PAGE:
The answer can be found in Jesus Christ in the Temptation in the Desert, and magnified in the Garden of Gethsemane.

Temptation in the Desert

After Jesus received the anointing of the Holy Spirit, the fullness of the gifts, the Holy Spirit led Jesus in the desert.

Jesus Is Tested in the Wilderness(Luke4:1-13)

4 Jesus, full of the Holy Spirit, left the Jordan and was led by the Spirit into the wilderness, 2 where for forty days he was tempted[a] by the devil. He ate nothing during those days, and at the end of them he was hungry.

3 The devil said to him, “If you are the Son of God, tell this stone to become bread.”

4 Jesus answered, “It is written: ‘Man shall not live on bread alone.’[b]”

5 The devil led him up to a high place and showed him in an instant all the kingdoms of the world. 6 And he said to him, “I will give you all their authority and splendor; it has been given to me, and I can give it to anyone I want to. 7 If you worship me, it will all be yours.”

8 Jesus answered, “It is written: ‘Worship the Lord your God and serve him only.’[c]”

9 The devil led him to Jerusalem and had him stand on the highest point of the temple. “If you are the Son of God,” he said, “throw yourself down from here. 10 For it is written:

“‘He will command his angels concerning you to guard you carefully; 11 they will lift you up in their hands, so that you will not strike your foot against a stone.’[d]”

12 Jesus answered, “It is said: ‘Do not put the Lord your God to the test.’[e]”

13 When the devil had finished all this tempting, he left him until an opportune time.

We can see in this passages, that Jesus having all the gifts of the Holy Spirit "did the right thing" because He knows the "word of God".

How about in the Garden of Gethsemane?


36 Then Jesus went with his disciples to a place called Gethsemane, and he said to them, “Sit here while I go over there and pray.” 37 He took Peter and the two sons of Zebedee along with him, and he began to be sorrowful and troubled. 38 Then he said to them, “My soul is overwhelmed with sorrow to the point of death. Stay here and keep watch with me.”

39 Going a little farther, he fell with his face to the ground and prayed, “My Father, if it is possible, may this cup be taken from me. Yet not as I will, but as you will.”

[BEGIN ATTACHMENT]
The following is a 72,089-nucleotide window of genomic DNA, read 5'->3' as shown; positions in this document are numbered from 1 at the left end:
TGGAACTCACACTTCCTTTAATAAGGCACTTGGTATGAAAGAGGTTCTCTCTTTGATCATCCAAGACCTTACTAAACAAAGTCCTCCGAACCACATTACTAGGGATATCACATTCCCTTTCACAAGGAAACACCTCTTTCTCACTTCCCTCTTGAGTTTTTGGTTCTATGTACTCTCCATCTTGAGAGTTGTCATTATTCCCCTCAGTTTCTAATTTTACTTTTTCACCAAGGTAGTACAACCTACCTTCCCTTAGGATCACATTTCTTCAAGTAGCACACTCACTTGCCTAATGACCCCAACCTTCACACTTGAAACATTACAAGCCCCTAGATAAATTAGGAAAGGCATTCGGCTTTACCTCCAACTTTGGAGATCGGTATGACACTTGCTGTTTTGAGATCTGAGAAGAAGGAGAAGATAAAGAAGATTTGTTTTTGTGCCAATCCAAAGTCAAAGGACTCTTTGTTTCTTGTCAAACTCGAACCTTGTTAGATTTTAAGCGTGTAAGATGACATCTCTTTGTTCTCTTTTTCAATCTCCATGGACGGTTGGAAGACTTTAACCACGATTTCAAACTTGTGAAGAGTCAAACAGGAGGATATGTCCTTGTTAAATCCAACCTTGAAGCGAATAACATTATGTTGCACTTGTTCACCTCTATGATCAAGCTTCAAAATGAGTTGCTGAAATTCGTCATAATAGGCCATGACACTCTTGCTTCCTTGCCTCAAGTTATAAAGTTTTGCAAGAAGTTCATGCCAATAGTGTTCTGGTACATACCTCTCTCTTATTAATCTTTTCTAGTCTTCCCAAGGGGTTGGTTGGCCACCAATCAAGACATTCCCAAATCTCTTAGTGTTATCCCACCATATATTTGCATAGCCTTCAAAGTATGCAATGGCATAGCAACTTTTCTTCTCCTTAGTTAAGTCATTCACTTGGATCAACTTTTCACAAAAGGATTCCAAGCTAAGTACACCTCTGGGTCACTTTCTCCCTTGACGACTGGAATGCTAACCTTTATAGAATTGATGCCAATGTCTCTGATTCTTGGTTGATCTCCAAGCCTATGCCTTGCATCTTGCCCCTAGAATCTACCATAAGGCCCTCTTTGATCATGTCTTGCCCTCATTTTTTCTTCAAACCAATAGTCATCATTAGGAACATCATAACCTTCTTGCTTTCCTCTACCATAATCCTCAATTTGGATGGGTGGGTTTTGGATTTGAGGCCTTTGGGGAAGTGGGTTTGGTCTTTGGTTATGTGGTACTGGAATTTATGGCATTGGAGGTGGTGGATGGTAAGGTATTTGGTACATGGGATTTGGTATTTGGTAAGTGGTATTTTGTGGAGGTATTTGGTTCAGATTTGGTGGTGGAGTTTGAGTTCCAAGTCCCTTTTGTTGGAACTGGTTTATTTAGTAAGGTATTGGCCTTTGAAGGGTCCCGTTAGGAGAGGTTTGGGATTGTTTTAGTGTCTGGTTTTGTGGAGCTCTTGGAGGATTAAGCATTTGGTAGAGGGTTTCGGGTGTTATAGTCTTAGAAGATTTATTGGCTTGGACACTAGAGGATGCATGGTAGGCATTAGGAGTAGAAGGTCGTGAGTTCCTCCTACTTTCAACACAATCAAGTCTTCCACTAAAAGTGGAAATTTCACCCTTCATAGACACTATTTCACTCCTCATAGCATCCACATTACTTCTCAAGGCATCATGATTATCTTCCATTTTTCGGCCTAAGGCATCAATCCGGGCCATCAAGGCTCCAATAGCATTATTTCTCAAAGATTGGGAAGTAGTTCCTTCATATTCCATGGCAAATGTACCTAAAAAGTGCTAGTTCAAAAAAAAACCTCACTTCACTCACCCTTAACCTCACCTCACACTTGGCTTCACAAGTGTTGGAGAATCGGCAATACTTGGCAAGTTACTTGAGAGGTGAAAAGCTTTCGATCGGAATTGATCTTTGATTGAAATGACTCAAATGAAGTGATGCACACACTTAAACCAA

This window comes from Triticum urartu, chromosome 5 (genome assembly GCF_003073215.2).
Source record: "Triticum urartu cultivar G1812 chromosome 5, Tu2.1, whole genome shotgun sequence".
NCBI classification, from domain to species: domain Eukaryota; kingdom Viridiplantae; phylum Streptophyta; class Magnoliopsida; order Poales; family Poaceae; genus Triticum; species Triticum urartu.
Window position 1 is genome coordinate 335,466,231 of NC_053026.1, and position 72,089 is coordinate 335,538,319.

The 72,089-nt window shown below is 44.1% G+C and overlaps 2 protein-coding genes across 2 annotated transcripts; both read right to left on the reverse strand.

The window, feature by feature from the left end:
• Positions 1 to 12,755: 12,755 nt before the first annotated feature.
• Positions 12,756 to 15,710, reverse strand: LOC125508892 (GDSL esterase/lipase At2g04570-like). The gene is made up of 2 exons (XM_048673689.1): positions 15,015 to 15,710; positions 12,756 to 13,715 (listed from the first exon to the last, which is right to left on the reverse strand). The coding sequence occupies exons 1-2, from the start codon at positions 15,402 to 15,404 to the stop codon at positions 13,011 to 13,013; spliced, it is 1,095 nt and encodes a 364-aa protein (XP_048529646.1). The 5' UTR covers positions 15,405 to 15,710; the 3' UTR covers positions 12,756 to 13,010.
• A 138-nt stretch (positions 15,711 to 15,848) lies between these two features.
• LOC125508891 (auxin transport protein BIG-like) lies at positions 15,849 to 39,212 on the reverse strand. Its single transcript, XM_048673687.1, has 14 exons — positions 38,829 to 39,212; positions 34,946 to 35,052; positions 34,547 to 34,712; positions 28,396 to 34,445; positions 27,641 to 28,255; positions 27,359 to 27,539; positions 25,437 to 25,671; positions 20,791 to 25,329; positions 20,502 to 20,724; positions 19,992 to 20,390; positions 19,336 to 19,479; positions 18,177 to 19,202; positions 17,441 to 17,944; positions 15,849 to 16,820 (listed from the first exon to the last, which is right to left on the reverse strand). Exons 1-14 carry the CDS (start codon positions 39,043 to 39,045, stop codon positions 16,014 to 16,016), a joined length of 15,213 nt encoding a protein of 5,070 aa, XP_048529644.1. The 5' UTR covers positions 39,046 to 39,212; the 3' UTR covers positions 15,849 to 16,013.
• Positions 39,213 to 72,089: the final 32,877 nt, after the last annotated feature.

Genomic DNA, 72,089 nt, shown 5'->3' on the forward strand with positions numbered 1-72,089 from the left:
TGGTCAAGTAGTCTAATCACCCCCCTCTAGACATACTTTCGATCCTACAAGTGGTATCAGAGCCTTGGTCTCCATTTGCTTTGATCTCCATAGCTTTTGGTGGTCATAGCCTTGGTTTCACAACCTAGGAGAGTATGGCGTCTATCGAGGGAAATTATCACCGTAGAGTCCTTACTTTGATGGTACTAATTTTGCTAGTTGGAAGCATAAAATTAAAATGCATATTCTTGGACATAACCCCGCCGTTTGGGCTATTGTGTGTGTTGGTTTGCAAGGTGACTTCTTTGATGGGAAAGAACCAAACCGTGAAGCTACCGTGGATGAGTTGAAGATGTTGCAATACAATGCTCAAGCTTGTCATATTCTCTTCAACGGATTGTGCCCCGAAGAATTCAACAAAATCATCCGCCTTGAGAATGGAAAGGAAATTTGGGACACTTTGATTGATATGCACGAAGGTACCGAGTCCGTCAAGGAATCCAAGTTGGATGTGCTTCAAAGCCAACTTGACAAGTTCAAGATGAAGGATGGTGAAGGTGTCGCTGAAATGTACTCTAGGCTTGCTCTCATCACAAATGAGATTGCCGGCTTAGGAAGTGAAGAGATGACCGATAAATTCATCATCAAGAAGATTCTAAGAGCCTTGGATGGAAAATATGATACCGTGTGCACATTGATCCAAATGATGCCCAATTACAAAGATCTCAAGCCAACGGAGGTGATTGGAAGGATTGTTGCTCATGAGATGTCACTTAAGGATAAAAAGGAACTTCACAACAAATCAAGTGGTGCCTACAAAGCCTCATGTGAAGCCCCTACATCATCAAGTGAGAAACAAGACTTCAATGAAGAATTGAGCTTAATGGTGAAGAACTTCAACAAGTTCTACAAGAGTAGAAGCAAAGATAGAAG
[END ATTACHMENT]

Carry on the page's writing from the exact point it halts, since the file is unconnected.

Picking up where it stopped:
Jesus Christ in this passage was struggling "to do the right thing" which is to follow the Will of the Father.

Did Jesus was able to "do the right thing" ? Yes! Jesus was deeply struggling to do the right thing eventhough He was full of the gifts of the Holy Spirit. But Jesus like His beloved Mother Mary "trusted" the Abba Father, His "trusting faith", that the Will of the Father must prevails over his human will is the "right thing to do". Jesus like the Blessed Virgin Mary uttered a Fiat.

In closing, St.Paul Romans7:15-20 had shown us why we cannot do the right thing all the time. But Jesus Christ had shown thru His life that receiving the "gifts of the Holy Spirit" is not enough, we must study and know the "word of God"and in our deepest trial must surrender our will by trusting the Will of the Father is the right thing to do.

To do the right thing "all the time" we need to study and ponder the life of Jesus and Mary, and the perfect way to do it is, to follow the Will of the Father John6:40 by "Beholding the Son" and following the command of Jesus agonizing at the Foot of the Cross, saying "Son, Behold your Mother" (John19:27).

  • @KenGraham So your answer although accepted is obviously an error, citing CCC1714, only original sin is the cause why human has a damage nature and does not include "actual sins".. We don't have a weakened nature after St. Thomas wont agree with you. Mar 22 '20 at 15:33
  • I see you are a true theologian! My answer does quote Catholic sources on the stain of actual sin (St. Thomas). You should truly read my answer properly!
    – Ken Graham
    Mar 22 '20 at 15:55
  • @KenGraham 1.Human nature was damaged by original sin (CCC1714). 2. Actual sins destroys "charity" and does not damage human nature that is already damaged in the first place (CCC1855). Your statement "Since our human nature has been damaged by original sin and actual sin;" read your answer properly, I mean carefully. Mar 22 '20 at 23:32
  • 1872 Sin is an act contrary to reason. It wounds man's nature and injures human solidarity. Read my answer carefully.
    – Ken Graham
    Mar 23 '20 at 1:37